Flatland Realty, LLC, ASBCA No. 63409, the Armed Services Board of Contract Appeals (Board) granted an appeal seeking damages, plus interest, from an improper termination for default.  In an uncommon result, the Board awarded lost profit expectancy damages because the government had improperly terminated the contract, which did not incorporate a termination for convenience clause.Continue Reading Board “Evicts” Government Termination: Contractor Awarded Expected Lost Profits for Improper Lease Termination

On November 1, 2023, the Armed Services Board of Contract Appeals (ASBCA) published its FY 2023 Report of Transactions and Proceedings, which provides statistics regarding the adjudication of appeals between contractors and the Army, Navy, Air Force, Corps of Engineers, Central Intelligence Agency, National Aeronautics and Space Administration, Defense Logistics Agency, Defense Contract Management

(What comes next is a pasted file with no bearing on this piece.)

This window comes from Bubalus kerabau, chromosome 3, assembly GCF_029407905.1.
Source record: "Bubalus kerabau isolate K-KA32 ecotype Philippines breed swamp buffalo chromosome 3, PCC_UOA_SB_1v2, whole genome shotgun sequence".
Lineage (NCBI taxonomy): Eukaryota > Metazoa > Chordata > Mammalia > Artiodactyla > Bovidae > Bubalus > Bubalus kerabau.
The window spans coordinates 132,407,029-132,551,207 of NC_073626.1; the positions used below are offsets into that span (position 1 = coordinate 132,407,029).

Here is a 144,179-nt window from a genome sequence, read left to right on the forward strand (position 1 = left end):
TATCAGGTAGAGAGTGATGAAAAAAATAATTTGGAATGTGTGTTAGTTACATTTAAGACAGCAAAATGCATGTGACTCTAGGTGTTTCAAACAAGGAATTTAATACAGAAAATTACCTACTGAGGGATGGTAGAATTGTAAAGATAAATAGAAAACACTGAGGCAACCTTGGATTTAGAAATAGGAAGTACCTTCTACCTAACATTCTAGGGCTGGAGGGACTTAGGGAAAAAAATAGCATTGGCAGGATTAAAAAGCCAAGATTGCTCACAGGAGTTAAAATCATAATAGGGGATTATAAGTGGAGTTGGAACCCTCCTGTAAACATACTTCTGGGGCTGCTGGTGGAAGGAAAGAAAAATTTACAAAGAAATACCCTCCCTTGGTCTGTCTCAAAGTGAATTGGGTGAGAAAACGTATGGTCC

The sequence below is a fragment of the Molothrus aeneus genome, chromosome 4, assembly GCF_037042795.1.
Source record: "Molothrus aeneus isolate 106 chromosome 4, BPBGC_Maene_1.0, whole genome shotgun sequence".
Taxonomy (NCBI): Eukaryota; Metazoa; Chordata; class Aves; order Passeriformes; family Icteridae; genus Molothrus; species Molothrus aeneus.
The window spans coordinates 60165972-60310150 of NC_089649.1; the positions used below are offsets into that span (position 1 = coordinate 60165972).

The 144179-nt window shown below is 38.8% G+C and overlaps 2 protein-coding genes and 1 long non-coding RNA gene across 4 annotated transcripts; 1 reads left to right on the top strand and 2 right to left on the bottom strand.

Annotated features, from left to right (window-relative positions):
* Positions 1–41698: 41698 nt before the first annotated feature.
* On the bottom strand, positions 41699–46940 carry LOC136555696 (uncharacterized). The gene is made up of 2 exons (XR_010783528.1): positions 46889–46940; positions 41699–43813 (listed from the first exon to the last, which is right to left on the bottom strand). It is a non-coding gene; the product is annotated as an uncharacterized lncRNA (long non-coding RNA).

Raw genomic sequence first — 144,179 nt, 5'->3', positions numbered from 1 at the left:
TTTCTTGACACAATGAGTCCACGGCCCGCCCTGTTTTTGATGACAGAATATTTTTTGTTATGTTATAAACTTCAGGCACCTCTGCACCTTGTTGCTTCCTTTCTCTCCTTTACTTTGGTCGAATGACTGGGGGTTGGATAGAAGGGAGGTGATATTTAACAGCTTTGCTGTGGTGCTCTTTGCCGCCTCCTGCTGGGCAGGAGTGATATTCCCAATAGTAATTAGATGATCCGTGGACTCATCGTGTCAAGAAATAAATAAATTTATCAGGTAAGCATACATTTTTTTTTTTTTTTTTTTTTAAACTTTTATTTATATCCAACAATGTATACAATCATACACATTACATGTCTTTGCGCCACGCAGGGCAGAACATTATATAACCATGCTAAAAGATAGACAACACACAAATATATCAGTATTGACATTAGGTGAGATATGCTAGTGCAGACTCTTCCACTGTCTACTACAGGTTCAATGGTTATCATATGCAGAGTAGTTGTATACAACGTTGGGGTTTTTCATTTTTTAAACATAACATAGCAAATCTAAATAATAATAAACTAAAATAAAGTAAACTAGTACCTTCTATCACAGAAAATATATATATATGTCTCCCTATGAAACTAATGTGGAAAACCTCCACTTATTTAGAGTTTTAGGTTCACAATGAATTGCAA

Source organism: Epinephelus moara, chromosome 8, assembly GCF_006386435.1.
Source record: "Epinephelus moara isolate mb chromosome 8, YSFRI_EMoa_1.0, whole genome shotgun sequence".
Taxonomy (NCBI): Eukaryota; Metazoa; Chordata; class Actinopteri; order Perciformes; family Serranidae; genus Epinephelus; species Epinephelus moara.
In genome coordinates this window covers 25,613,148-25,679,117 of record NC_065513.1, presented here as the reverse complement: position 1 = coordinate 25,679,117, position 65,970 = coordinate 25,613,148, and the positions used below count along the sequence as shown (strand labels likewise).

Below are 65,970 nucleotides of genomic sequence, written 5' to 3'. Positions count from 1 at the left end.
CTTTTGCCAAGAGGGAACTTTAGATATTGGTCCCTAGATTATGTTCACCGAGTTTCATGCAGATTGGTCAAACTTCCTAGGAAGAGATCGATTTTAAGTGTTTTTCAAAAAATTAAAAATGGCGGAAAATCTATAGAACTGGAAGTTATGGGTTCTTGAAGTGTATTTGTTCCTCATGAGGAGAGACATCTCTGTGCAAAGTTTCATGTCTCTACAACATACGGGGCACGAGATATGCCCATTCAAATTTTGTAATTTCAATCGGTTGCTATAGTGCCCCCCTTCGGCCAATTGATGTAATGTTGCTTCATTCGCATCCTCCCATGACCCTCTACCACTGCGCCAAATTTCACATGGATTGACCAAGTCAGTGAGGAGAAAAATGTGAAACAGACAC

In ECC Int’l Constructors Inc. v. Army, No. 2021-2323 (Fed. Cir. Aug. 22, 2023), the Court of Appeals for the Federal Circuit overturned longstanding precedent by holding that the requirement to state a “sum certain” in a claim submitted under the Contract Disputes Act (CDA) is not a jurisdictional requirement.  The Court based its decision on recent Supreme Court guidance to “treat a procedural requirement as jurisdictional only if Congress ‘clearly states’ that it is.”  The Court parsed the CDA and found that Congress never used the words “sum certain,” evidencing that Congress did not intend the requirement to be jurisdictional.  This is important because jurisdictional requirements can be raised at any time—even years after the claim was filed and a full hearing on the merits was held—and result in dismissal of the case.  The Court explained that the “sum certain” is “nonetheless a mandatory rule that claimants must follow.” Continue Reading Sum-Thing Is Missing from the Contract Disputes Act: Federal Circuit Holds that “Sum Certain” Requirement is Non-Jurisdictional